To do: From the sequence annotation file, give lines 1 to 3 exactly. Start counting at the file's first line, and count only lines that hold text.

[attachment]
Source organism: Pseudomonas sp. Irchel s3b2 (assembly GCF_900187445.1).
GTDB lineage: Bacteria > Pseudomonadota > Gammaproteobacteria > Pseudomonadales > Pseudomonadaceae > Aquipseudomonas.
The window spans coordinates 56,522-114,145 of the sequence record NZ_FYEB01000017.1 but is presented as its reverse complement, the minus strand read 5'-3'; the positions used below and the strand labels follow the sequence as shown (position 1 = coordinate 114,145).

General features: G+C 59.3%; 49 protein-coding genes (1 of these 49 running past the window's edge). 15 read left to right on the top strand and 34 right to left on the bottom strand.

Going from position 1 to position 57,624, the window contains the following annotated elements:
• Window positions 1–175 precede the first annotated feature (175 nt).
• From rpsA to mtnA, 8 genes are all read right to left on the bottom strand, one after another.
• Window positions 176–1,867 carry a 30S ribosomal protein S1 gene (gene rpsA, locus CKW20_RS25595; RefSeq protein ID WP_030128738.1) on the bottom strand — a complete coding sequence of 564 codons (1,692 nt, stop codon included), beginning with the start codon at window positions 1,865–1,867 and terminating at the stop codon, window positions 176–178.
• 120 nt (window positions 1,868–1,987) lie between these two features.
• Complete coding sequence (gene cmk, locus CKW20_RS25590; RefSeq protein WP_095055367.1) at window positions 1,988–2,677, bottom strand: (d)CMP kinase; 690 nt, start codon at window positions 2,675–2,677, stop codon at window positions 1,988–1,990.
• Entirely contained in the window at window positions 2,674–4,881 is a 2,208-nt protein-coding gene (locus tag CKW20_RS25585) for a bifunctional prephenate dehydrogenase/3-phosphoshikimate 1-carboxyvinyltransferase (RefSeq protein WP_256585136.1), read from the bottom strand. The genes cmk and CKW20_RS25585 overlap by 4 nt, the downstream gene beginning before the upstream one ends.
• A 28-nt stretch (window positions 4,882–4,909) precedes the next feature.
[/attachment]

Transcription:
Source organism: Pseudomonas sp. Irchel s3b2 (assembly GCF_900187445.1).
GTDB lineage: Bacteria > Pseudomonadota > Gammaproteobacteria > Pseudomonadales > Pseudomonadaceae > Aquipseudomonas.
The window spans coordinates 56,522-114,145 of the sequence record NZ_FYEB01000017.1 but is presented as its reverse complement, the minus strand read 5'-3'; the positions used below and the strand labels follow the sequence as shown (position 1 = coordinate 114,145).